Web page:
Retirement Savings: How I’m Doing It

A number of people have asked me how I’m saving for retirement now that I’m self-employed, and several more asked yesterday when I mentioned that I was signing up for a SEP-IRA. In order to clarify everything, here’s exactly how I’m saving for retirement as a self-employed writer.

For comparison’s sake, my previous retirement savings were exclusively in 403(b) and 401(k) plans. Even though I planned to open a Roth IRA in 2007 (and even went so far as to fill out the paperwork), I eventually elected not to do it, primarily because of the costs associated with purchasing a house in 2007 and the fact that I was already rolling about 20% into my retirement plan. In fact, my savings in there is quite a bit above what’s considered “normal” for a 29 year old – I have substantially more than a year’s worth of my old salary in there, and it’ll just do nothing but grow over the next 30 years.

My current self-employement retirement planning is handled exclusively through Vanguard. I’ve invested with them in the past, I feel wholly comfortable with the way they do business, I agree strongly with their company’s investing philosophy, and I want to put all of my retirement into index funds, which is what Vanguard specializes in.

So what did I do? Almost as soon as I moved to self-employment, I opened up a Vanguard Roth IRA. A Roth IRA is a retirement account that almost anyone can set up (well, anyone with a Modified Adjusted Gross Income below $114,000 for an individual or $166,000 in a married couple). Each year, you can contribute up to $5,000 to the Roth IRA out of your after-tax money – it isn’t pulled straight out of your paycheck like a 401(k) is. However, once it’s in the account, it’s sweet – as long as you follow the very simple withdrawal rules (basically, no withdrawing until the account is more than 5 years old or you’re over 59 1/2 years of age), you can withdraw the earnings tax free – you don’t have to pay income tax on any earnings in the account (you can also withdraw your contributions at any time without penalty). For a lot more detail, read up on Roth IRAs at Wikipedia.

So, basically, each month I put a few hundred dollars into my Roth IRA at Vanguard – just enough so that after the year’s up, I’ll have contributed my total $5,000 (my wife is considering opening one as well, so that will make our combined contribution $10,000 for the year if she does that). Ideally, then, I’ll contribute $5,000 each year over the next thirty years into this account, taking me right up to retirement age. If I do that, and it earns even just 6% per year, that’s $395,290 I have access to at age 59 1/2, all of it tax free. If I get an 8% return on it, that’s $566,416 – tax free. That’ll certainly help with retirement.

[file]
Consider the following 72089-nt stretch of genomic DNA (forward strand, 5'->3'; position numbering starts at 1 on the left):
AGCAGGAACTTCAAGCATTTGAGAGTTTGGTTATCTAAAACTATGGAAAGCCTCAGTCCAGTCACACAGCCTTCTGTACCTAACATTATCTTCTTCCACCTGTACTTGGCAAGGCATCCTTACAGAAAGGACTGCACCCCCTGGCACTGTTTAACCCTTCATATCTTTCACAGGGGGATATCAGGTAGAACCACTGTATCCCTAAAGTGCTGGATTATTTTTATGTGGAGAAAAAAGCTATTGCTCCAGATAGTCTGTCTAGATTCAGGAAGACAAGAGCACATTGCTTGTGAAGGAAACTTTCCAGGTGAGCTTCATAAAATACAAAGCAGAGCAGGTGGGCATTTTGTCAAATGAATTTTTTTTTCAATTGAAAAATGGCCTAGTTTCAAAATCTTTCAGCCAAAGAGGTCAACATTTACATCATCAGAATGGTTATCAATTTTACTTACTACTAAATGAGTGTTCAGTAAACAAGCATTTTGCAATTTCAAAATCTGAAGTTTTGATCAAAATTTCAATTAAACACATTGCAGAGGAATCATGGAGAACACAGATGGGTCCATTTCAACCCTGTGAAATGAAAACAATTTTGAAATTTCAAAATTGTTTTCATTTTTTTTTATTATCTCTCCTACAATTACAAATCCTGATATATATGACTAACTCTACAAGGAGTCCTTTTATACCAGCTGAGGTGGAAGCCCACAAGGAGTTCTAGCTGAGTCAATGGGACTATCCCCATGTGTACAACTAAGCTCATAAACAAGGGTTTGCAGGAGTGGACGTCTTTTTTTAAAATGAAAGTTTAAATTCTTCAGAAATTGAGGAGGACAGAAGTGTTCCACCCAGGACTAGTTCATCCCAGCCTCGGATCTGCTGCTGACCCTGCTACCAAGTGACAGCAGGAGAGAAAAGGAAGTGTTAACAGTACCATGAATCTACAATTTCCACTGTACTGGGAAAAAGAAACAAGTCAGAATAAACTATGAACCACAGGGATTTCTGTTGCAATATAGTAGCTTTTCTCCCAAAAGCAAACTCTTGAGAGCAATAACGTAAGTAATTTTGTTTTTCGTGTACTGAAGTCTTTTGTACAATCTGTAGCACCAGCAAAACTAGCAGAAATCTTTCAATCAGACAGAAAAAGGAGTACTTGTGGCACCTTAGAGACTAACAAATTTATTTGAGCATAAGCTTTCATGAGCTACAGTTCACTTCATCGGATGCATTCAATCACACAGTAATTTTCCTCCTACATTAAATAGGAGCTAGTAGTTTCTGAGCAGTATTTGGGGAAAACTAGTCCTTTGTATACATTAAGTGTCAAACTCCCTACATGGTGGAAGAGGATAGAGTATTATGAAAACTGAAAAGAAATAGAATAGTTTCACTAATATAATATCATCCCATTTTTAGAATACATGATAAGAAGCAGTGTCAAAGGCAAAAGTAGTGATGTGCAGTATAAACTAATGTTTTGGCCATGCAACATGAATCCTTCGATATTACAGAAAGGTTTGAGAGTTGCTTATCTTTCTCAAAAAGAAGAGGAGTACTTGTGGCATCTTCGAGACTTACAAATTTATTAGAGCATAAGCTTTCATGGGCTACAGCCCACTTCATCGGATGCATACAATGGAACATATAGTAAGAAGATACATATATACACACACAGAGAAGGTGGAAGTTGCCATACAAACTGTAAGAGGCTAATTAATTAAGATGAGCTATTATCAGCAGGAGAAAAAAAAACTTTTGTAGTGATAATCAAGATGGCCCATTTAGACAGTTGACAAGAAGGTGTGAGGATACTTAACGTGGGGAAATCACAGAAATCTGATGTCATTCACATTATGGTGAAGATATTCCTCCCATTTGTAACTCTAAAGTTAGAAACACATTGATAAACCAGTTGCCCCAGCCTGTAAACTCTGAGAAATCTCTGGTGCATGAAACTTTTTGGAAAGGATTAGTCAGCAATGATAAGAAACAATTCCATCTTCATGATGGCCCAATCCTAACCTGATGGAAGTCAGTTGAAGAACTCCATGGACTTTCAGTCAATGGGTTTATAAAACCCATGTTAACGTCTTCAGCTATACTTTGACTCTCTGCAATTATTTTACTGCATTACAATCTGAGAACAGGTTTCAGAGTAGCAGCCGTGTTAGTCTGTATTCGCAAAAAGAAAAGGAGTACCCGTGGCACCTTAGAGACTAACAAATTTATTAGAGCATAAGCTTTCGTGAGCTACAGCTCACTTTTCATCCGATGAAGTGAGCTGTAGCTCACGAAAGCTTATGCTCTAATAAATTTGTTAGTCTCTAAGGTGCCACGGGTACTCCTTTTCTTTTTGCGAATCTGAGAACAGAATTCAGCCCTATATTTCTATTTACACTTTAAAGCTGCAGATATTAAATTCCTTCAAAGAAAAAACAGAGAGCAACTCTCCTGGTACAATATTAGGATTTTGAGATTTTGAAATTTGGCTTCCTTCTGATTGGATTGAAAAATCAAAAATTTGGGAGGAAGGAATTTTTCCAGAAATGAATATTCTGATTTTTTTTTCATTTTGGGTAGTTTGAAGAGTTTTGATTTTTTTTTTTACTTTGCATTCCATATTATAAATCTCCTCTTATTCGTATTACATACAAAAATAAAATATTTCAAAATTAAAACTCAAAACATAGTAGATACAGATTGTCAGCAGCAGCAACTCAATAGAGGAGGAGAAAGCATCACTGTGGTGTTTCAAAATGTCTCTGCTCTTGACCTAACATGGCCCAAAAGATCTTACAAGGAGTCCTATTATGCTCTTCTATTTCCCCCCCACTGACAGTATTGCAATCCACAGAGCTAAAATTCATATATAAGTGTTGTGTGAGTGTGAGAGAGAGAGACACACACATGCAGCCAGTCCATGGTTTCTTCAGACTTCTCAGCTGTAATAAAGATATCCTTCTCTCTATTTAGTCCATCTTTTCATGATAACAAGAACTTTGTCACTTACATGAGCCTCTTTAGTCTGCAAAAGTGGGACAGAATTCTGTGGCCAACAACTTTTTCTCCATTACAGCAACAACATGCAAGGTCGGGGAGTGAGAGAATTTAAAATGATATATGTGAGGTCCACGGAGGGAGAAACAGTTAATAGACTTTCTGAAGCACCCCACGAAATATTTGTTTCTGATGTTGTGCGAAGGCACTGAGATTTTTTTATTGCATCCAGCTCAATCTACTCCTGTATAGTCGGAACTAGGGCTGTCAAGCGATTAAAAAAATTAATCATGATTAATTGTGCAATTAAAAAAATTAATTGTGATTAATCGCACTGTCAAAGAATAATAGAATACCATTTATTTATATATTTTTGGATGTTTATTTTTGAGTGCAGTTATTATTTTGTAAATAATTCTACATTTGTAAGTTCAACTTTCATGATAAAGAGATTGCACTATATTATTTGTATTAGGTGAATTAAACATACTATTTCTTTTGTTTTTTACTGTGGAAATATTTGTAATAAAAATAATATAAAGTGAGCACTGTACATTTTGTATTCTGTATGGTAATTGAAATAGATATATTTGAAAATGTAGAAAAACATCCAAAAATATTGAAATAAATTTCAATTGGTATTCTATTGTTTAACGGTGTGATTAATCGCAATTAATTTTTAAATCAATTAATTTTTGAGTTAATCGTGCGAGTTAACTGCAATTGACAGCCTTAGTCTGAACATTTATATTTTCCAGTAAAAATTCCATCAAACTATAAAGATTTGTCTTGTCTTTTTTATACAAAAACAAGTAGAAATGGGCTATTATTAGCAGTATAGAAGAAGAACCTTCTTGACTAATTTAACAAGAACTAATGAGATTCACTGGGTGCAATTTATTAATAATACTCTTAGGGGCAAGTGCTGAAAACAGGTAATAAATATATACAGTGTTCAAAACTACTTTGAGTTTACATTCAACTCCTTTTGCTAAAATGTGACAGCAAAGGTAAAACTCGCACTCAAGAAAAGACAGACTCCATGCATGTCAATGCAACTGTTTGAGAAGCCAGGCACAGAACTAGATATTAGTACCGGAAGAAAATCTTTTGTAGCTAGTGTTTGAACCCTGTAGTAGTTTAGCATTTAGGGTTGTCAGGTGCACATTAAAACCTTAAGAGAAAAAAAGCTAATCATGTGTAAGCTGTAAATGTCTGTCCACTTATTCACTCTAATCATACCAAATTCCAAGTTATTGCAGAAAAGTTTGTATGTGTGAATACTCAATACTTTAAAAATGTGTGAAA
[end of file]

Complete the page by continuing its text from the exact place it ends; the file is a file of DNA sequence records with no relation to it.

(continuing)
What about the SEP-IRA? So, as I mentioned yesterday, I’m setting up a SEP-IRA through Vanguard as well, mostly because I wanted to contribute more towards retirement than the $5,000 a Roth IRA allows for me. A SEP-IRA allows a self-employed individual to contribute up to 20% of their profits to the SEP-IRA. I’m allowed to invest up to (approximately) 20% of my self-employment income into this plan (though I’m not going to be putting in quite that much). This plan is tax-deferred, meaning that I put in money before paying taxes on it and then pay income tax on everything I take out later on. For the purposes of most people, it’s like a 401(k) for the self-employed, except that you don’t get employer matches.

Right now, I’m contributing roughly 5% of my income each month to this plan – that’s in addition to the Roth IRA, but way under my contribution limits for the year.

How did I invest? In both cases, I set up a regular investing schedule and bought into the Vanguard STAR fund because I didn’t want to put in the $3,000 minimum for other funds. I’ll sell the STAR shares when it reaches $3,000 and move it to another fund. Eventually, I plan on having all of it split among a few funds just to ensure diversity – I want some international stocks, some domestic stocks, etc.

For most self-employed people, particularly those under the cap for a Roth IRA, this is a solid path to follow.

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